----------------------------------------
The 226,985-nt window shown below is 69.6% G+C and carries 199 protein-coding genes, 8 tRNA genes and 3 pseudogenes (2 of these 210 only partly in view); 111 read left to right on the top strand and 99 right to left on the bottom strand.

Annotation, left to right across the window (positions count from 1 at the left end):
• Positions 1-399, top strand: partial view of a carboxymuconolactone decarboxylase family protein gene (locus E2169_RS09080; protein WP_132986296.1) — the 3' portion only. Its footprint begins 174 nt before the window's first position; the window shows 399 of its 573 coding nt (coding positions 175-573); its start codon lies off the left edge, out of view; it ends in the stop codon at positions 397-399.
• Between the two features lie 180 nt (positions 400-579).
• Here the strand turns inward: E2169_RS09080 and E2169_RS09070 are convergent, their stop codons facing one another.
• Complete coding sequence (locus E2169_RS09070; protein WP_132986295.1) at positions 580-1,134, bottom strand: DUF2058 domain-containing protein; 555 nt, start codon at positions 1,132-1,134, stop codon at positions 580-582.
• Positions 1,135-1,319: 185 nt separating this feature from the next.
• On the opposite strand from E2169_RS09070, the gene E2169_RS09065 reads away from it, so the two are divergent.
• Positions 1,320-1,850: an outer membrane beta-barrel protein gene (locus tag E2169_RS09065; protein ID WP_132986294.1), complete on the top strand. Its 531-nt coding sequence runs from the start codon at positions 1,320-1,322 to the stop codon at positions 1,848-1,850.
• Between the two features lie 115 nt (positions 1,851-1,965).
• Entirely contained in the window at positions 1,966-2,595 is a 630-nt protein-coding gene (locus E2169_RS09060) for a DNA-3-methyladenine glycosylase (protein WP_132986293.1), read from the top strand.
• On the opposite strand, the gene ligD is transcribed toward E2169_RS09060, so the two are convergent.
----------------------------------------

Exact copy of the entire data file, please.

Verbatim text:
The 226,985-nt window shown below is 69.6% G+C and carries 199 protein-coding genes, 8 tRNA genes and 3 pseudogenes (2 of these 210 only partly in view); 111 read left to right on the top strand and 99 right to left on the bottom strand.

Annotation, left to right across the window (positions count from 1 at the left end):
• Positions 1-399, top strand: partial view of a carboxymuconolactone decarboxylase family protein gene (locus E2169_RS09080; protein WP_132986296.1) — the 3' portion only. Its footprint begins 174 nt before the window's first position; the window shows 399 of its 573 coding nt (coding positions 175-573); its start codon lies off the left edge, out of view; it ends in the stop codon at positions 397-399.
• Between the two features lie 180 nt (positions 400-579).
• Here the strand turns inward: E2169_RS09080 and E2169_RS09070 are convergent, their stop codons facing one another.
• Complete coding sequence (locus E2169_RS09070; protein WP_132986295.1) at positions 580-1,134, bottom strand: DUF2058 domain-containing protein; 555 nt, start codon at positions 1,132-1,134, stop codon at positions 580-582.
• Positions 1,135-1,319: 185 nt separating this feature from the next.
• On the opposite strand from E2169_RS09070, the gene E2169_RS09065 reads away from it, so the two are divergent.
• Positions 1,320-1,850: an outer membrane beta-barrel protein gene (locus tag E2169_RS09065; protein ID WP_132986294.1), complete on the top strand. Its 531-nt coding sequence runs from the start codon at positions 1,320-1,322 to the stop codon at positions 1,848-1,850.
• Between the two features lie 115 nt (positions 1,851-1,965).
• Entirely contained in the window at positions 1,966-2,595 is a 630-nt protein-coding gene (locus E2169_RS09060) for a DNA-3-methyladenine glycosylase (protein WP_132986293.1), read from the top strand.
• On the opposite strand, the gene ligD is transcribed toward E2169_RS09060, so the two are convergent.